Music For Writers: Cerrone’s ‘Cities’ Of Ancient Urban Mythology

Image - iStockphoto: Yauhenka
Image – iStockphoto: Yauhenka

Turn Off The Lights

I have to agree with Tony Frankel at Stage and Cinema on this one: Get into your headphones and shut your eyes.

Invisible Cities wants to live inside your head. And the darker that place might be, the better.

Never in all my travels had I ventured as far as Adelma.
It was dusk when I blew in there…
On the dock was a sailor who tied the rope…
He resembled a man I had soldiered with and is now dead.

We talk a lot — in regards to literary fiction vs. much of genre work — about how literary frequently seems (at least to some of its detractors) to be plotless.

An old man was loading a basket of sea urchins on a cart.
…I realized he looked like a fisherman I knew as a child…
Who could no longer be among the living.

It rarely is actually the case, of course, that there’s “no story!” or “no plot!” in literary — rarely true that “nothing happens in it!” as its critics love to grouse . Much of it may be mercifully free of car chases and bank teller holdups, but literary fiction generally quite active on emotional and intellectual planes.

I was upset by a fever victim huddled on the ground.
He had a blanket over his head.
My father…before his death…had yellow eyes and a growth of beard like this one.

Christopher Cerrone
Christopher Cerrone

It’s interesting in the article Christopher Cerrone’s Seductive Headphone Opera ‘Invisible Cities’ at Q2 Music– there we read Carnegie Hall’s perceptive Carol Ann Cheung refer to Cerrone’s work as “not a narrative-driven opera.”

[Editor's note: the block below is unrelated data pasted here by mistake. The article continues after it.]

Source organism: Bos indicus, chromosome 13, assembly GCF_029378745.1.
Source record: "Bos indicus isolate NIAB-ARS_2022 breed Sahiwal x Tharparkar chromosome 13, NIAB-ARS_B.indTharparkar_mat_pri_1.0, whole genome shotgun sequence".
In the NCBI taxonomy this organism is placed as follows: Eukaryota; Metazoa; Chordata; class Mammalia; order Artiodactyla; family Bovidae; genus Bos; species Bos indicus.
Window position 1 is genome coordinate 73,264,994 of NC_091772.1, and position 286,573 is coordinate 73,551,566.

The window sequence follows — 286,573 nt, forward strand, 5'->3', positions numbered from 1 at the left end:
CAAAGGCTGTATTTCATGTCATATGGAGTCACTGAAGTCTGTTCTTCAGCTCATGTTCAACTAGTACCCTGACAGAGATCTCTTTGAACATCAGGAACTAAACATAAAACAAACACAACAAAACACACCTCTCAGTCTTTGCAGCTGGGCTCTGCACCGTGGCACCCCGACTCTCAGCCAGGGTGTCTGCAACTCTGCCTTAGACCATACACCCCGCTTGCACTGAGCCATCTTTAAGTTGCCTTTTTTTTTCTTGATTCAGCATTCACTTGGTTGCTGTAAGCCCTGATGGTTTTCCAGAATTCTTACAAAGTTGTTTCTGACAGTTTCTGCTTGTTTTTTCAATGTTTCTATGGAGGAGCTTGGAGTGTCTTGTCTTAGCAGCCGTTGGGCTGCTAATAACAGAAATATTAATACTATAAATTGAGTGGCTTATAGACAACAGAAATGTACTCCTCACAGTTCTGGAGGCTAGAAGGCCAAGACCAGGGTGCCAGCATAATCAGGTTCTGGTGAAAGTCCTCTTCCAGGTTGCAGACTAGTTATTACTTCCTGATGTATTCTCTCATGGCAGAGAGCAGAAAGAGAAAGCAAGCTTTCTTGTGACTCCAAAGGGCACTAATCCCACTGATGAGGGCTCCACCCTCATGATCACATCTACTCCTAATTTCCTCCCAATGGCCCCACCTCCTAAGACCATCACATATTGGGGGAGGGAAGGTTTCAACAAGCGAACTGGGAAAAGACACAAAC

She’s right that “and then this happened and then that happened” isn’t what’s at issue here. And yet, as you gather from her admiration for the work, you won’t feel that nothing is going on. Far from it.

Invisible Cities — its new recording is produced by The Industry Records, is based on Italo Calvino’s 1972 novel of the same title. It imagines a conversation between the Venetian Marco Polo (sung by Ashley Faatoalia) and the elderly Tartar emperor Kublai Khan (Cedric Berry) in which Polo describes fabulous cities to the great ruler.

Once again, with the kind assistance of New York Public Radio’s 24-hour free Internet stream, Q2 Music, we’re able to give you a chance to listen as you read while the recording is being featured as Album of the Week at Q2 Music.

I recommend you start right at the beginning, with the nervous, rocking, repetitive slash of sound that recalls Eleni Karaindrou’s sometimes archaic-toned soundtrack scores. From the first notes, you can tell this music is joking about nothing. The sense of vulnerability, menace, a sort of spacious awe, is immediately in place.

By the end of this opening section, the instrumental Overture, Cerrone’s orchestration — at the time-code 5:12 on this track — pulls off a fabulous little flare-up of dangerous, stabbing sound that stands on a massive bed of ocean-deep brass, unnerving and riveting for its audacity. You’ll be hooked before you hear the first note sung.

Read More

There’s more: Read the full story at Thought Catalog

By Porter Ander­son | @Porter_Anderson

Writing on the Ether: Music For Writers: Cerrone’s ‘Cities’ Of Ancient Urban Mythology

Originally published by Thought Catalog at



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